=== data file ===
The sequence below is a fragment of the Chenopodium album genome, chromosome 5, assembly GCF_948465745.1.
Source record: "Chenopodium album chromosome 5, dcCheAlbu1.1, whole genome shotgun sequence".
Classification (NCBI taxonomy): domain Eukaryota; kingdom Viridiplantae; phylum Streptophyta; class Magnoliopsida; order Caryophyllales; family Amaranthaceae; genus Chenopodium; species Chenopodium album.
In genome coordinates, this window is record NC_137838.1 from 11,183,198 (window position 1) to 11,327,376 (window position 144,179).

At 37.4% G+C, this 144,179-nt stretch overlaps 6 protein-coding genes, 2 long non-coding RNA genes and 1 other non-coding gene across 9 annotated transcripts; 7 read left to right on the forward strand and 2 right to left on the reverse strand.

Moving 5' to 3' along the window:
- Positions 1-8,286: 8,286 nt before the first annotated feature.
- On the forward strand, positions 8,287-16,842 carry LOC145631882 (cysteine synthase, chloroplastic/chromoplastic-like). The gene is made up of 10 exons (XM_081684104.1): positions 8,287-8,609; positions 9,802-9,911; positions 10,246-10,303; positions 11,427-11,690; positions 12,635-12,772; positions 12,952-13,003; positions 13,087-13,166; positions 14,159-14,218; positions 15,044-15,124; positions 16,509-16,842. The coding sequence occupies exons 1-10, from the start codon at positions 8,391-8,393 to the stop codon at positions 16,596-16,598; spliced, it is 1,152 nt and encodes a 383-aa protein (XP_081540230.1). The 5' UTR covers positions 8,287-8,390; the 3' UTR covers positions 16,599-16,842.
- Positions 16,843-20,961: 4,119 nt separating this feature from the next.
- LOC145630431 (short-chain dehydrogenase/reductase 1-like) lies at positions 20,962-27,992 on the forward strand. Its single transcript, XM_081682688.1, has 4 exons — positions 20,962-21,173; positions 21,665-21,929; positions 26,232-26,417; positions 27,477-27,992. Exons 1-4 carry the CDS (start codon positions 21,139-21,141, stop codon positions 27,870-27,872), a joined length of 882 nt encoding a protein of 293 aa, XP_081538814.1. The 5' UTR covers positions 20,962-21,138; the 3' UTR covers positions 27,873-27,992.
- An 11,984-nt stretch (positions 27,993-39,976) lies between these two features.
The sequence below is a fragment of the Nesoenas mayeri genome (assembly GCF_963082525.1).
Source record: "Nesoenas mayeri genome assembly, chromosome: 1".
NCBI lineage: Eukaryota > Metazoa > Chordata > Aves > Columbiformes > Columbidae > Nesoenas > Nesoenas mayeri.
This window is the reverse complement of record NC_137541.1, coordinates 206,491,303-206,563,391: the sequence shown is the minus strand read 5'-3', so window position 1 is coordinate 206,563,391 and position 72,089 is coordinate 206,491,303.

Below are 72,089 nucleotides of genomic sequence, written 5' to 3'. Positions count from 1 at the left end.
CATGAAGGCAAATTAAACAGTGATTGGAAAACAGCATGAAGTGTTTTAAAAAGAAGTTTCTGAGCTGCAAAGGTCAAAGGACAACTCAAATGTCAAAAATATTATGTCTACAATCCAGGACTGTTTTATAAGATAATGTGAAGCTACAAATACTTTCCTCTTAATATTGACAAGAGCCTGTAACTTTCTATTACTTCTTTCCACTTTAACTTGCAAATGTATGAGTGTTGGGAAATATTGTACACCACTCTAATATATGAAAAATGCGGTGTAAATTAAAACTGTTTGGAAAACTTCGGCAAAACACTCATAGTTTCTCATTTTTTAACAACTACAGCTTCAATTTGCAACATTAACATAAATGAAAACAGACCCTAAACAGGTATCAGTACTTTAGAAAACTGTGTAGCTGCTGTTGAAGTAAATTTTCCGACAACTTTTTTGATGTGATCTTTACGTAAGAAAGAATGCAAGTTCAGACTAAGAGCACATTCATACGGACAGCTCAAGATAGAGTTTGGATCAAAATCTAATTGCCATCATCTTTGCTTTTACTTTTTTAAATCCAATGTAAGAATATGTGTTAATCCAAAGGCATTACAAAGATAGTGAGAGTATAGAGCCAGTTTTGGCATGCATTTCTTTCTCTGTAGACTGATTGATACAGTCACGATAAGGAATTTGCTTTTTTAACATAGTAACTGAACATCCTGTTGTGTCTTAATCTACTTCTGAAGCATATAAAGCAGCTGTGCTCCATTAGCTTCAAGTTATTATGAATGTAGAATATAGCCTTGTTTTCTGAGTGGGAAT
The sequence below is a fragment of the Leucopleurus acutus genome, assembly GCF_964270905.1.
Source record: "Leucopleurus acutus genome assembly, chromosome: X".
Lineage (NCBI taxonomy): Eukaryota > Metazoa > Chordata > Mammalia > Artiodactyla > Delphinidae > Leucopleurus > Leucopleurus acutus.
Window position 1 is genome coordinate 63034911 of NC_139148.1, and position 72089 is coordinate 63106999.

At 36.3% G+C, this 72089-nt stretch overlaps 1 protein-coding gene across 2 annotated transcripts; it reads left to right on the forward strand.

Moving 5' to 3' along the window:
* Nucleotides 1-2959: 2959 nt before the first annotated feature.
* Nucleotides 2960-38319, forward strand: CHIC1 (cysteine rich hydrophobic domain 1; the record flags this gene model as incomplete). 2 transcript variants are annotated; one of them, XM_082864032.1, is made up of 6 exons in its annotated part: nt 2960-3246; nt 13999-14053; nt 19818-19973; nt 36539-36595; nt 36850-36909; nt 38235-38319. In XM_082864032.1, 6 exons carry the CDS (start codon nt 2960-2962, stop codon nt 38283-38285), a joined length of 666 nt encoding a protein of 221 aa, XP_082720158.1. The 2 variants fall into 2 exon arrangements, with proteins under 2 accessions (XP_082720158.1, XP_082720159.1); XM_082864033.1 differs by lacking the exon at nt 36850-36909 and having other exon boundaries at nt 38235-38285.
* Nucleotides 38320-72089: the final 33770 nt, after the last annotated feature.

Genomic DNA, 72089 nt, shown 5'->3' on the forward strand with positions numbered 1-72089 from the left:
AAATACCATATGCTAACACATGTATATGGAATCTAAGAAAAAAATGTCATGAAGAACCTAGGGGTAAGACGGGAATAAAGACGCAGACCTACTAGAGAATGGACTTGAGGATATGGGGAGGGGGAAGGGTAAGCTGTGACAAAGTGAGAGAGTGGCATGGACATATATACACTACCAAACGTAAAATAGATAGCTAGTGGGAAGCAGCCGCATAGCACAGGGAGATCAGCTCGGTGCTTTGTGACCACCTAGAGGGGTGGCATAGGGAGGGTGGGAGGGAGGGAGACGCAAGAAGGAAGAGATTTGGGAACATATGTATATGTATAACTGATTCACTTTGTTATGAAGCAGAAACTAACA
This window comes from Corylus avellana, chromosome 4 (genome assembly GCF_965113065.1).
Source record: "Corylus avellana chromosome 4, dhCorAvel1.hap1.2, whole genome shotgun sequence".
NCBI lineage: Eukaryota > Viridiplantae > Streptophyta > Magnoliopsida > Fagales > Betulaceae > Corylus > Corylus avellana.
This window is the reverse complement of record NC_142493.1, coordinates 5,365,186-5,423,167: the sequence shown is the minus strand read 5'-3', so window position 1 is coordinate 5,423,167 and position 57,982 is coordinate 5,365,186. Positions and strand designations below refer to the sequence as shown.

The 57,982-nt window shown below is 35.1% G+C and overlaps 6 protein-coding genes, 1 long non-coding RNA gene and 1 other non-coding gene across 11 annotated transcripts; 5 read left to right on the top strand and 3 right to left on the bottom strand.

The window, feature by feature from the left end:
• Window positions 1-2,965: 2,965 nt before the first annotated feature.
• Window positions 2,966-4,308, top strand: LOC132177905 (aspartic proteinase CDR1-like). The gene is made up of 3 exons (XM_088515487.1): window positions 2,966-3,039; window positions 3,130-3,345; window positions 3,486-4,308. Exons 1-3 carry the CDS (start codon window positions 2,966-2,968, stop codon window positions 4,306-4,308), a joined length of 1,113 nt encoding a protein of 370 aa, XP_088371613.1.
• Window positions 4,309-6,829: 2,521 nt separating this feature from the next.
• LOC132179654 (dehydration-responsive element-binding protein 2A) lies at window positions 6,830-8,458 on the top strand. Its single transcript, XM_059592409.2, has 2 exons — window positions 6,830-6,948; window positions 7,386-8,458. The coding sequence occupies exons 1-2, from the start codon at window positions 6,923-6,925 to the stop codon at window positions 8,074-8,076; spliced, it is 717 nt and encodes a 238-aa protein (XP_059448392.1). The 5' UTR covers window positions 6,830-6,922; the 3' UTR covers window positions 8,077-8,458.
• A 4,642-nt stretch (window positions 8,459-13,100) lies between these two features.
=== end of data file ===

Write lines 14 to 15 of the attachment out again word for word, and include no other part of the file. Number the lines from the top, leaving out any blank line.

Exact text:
NCBI lineage: Eukaryota > Metazoa > Chordata > Aves > Columbiformes > Columbidae > Nesoenas > Nesoenas mayeri.
This window is the reverse complement of record NC_137541.1, coordinates 206,491,303-206,563,391: the sequence shown is the minus strand read 5'-3', so window position 1 is coordinate 206,563,391 and position 72,089 is coordinate 206,491,303.